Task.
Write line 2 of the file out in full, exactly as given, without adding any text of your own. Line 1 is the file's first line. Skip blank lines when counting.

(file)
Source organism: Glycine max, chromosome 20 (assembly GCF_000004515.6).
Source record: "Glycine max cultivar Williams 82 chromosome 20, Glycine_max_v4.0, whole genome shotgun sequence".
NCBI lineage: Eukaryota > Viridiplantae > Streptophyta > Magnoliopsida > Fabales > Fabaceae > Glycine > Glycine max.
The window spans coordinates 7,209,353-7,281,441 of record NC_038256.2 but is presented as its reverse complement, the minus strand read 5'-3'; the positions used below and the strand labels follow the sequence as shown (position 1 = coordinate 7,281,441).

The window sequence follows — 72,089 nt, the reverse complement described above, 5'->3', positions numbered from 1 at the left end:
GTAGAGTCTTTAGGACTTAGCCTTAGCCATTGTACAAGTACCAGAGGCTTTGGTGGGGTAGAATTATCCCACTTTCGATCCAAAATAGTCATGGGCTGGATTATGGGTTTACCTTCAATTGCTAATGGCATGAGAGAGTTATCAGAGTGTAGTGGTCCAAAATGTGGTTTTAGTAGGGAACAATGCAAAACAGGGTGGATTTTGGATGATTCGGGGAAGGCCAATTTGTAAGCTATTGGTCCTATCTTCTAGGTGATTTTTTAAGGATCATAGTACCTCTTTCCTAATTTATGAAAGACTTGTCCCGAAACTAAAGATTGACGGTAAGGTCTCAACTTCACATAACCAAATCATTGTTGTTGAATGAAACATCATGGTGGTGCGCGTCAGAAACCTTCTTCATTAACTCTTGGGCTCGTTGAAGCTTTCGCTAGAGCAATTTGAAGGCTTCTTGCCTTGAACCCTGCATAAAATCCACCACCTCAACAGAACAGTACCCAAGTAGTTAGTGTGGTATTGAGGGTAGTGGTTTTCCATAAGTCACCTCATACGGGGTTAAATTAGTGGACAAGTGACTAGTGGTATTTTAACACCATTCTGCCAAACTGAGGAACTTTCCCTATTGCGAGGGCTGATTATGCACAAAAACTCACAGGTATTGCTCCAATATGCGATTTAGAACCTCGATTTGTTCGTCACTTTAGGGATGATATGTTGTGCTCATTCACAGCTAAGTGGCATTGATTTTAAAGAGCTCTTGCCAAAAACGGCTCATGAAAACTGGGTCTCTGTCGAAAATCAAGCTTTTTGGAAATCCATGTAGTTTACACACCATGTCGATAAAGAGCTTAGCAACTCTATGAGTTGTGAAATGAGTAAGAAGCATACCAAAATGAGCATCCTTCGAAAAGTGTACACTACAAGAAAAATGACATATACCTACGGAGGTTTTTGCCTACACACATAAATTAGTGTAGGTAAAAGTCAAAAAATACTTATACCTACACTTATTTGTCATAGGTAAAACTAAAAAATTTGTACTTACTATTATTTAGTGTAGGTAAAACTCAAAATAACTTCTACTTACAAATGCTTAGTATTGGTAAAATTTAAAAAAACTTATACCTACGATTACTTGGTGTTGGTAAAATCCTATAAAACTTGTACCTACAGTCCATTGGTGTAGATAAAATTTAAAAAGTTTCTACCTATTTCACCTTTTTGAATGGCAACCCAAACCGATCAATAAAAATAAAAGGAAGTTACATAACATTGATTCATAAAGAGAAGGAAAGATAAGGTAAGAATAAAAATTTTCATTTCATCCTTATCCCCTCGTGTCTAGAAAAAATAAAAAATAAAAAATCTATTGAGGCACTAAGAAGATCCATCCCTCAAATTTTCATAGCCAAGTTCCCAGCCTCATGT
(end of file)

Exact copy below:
Source record: "Glycine max cultivar Williams 82 chromosome 20, Glycine_max_v4.0, whole genome shotgun sequence".